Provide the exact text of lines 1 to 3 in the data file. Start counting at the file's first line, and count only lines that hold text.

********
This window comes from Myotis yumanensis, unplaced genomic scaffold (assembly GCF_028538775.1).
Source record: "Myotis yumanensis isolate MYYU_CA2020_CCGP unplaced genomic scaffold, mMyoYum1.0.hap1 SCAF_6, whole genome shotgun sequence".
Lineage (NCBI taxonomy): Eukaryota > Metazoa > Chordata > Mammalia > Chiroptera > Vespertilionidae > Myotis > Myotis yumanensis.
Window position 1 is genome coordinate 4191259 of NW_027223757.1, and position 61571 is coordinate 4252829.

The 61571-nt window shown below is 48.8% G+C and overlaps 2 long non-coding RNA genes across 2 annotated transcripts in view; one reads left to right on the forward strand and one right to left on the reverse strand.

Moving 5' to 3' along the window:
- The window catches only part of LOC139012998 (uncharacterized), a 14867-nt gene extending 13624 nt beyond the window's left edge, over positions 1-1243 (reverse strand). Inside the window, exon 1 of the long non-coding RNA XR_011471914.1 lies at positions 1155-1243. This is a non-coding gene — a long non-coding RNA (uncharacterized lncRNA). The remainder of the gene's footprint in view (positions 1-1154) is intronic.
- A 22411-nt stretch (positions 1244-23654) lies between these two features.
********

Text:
This window comes from Myotis yumanensis, unplaced genomic scaffold (assembly GCF_028538775.1).
Source record: "Myotis yumanensis isolate MYYU_CA2020_CCGP unplaced genomic scaffold, mMyoYum1.0.hap1 SCAF_6, whole genome shotgun sequence".
Lineage (NCBI taxonomy): Eukaryota > Metazoa > Chordata > Mammalia > Chiroptera > Vespertilionidae > Myotis > Myotis yumanensis.